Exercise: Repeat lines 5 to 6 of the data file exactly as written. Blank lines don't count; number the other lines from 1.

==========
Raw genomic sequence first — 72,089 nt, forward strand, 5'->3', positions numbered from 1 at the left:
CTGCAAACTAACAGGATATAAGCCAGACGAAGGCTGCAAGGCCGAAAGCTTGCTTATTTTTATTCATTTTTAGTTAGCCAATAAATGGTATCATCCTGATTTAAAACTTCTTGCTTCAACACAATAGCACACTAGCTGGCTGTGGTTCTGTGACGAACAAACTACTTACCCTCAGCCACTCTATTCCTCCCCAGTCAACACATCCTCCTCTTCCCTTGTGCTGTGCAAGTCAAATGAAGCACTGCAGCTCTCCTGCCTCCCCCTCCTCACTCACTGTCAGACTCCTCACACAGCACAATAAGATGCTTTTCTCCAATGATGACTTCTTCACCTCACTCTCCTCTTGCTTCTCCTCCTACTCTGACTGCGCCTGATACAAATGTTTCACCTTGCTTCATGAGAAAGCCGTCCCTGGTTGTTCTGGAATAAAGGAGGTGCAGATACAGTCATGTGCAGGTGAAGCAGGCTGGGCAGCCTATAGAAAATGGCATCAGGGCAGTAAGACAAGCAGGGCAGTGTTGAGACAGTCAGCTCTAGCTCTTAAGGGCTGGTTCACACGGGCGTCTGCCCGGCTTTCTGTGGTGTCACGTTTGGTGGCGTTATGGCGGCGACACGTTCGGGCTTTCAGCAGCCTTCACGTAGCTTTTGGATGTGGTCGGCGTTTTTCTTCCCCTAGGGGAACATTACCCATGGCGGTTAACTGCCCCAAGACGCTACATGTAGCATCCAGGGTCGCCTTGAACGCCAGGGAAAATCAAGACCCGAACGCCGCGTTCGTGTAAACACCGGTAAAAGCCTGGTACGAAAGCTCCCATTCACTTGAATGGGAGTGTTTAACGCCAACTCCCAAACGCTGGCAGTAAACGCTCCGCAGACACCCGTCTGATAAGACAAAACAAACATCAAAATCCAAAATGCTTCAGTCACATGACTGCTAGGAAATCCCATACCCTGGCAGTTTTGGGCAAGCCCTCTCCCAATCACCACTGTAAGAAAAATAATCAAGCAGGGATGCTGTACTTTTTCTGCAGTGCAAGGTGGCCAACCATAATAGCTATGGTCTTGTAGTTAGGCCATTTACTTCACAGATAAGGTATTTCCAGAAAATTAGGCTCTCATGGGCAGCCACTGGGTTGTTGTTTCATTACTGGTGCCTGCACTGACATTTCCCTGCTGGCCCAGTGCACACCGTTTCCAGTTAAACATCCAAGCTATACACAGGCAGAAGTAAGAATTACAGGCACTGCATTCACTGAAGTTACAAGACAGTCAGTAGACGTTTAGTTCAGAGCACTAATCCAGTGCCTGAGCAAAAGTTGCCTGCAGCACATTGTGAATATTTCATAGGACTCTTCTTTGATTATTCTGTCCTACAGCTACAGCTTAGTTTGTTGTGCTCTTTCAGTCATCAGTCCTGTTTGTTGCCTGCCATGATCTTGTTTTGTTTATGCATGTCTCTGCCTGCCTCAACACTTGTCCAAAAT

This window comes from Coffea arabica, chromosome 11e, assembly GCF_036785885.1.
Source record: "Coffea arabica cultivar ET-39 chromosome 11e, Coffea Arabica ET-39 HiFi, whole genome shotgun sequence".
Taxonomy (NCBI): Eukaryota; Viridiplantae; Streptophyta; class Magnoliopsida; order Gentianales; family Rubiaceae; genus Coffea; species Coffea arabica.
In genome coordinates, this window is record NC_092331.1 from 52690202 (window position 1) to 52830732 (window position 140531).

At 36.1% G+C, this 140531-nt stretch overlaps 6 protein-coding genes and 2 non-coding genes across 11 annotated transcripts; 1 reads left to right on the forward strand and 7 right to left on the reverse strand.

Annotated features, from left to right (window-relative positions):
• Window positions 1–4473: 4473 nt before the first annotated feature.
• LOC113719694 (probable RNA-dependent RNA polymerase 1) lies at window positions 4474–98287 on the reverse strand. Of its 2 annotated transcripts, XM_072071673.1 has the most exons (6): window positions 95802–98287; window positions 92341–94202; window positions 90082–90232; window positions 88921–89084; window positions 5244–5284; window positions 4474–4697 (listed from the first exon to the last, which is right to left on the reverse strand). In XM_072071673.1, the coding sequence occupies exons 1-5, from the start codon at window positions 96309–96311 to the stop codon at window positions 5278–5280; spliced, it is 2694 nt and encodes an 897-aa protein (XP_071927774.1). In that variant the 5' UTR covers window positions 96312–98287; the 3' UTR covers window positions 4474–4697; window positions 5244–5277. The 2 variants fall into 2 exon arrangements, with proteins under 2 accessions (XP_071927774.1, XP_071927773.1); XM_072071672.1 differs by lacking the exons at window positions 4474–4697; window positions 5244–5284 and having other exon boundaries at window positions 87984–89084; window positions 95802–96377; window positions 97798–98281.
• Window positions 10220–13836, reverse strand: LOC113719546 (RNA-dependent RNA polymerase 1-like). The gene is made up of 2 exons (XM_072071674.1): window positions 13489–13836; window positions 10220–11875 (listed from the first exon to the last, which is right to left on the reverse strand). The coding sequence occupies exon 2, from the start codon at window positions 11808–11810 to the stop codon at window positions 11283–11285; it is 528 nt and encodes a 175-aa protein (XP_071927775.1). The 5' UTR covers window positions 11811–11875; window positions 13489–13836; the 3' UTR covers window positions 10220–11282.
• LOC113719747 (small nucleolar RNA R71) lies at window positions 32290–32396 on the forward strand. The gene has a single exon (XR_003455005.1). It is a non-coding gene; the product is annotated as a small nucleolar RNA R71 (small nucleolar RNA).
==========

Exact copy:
Taxonomy (NCBI): Eukaryota; Viridiplantae; Streptophyta; class Magnoliopsida; order Gentianales; family Rubiaceae; genus Coffea; species Coffea arabica.
In genome coordinates, this window is record NC_092331.1 from 52690202 (window position 1) to 52830732 (window position 140531).